Former Nigerian President, Goodluck Jonathan, will lead other West African Leaders to coup-torn Mali on Saturday “to help the search for solutions”.
Mali’s elected President, Ibrahim Keita, was overthrown on Tuesday by mutinying troops, who took him as well as Prime Minister Boubou Cisse and other senior officials into custody.
The coup has sent shockwaves around West Africa, sparking fears that one of the region’s most volatile States, and a front line in the fight against jihadism, could collapse.
Earlier on Tuesday before the coup, Jonathan while briefing Nigeria’s President, Muhammadu Buhari, said Mali’s main opposition group, M5, was adamant on its call for the resignation of Keita.
Keita, who later appeared in a State Television broadcast on Wednesday, declared the dissolution of the government and National Assembly and said he had no choice but to resign with immediate effect.
“If it pleased certain elements of our military to decide this should end with their intervention, do I really have a choice? (I must) submit to it, because I don’t want any bloodshed,” the 75-year-old said.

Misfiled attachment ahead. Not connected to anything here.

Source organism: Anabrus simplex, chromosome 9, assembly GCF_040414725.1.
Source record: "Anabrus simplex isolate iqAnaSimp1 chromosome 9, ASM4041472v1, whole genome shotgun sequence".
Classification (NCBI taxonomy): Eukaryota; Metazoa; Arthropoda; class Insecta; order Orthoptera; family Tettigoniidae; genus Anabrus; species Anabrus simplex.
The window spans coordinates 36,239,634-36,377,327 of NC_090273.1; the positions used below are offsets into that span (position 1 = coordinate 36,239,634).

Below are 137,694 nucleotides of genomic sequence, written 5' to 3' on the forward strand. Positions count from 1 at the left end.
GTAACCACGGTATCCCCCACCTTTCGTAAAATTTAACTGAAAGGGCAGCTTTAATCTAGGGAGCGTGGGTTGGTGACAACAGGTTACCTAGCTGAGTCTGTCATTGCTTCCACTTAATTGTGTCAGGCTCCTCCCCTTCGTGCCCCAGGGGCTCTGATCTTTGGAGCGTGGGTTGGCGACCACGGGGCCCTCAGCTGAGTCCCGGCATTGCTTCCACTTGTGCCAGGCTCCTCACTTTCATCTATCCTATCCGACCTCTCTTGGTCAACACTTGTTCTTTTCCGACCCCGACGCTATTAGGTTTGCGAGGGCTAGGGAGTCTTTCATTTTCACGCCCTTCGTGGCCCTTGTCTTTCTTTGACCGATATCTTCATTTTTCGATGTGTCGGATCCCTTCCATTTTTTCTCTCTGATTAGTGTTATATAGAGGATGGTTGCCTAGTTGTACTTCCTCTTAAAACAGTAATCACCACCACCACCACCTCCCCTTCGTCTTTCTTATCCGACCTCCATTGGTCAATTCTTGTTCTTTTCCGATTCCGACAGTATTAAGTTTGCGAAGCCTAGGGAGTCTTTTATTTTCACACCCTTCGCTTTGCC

The United Nations, African Union, Economic Community of West African States, amongst others, had since condemned the coup.
ECOWAS had on Thursday announced that it would dispatch a high-level delegation “to ensure the immediate return of constitutional order”.
It also demanded that Keita be restored as President and warned the junta that it bore “responsibility for the safety and security” of the detainees.
However, according to report on Friday, Jonathan, who is the ECOWAS Special Envoy to Mali, alongside 14 other Leaders in the regional bloc, will be in the Malian capital of Bamako tomorrow for peace talks with the Junta Leaders including Assimi Goita who has declared himself head of the Junta.
Reacting to the request for a meeting with the Leaders, a junta official said: “We will receive the ECOWAS delegation with pleasure… it is important to talk to our brothers.”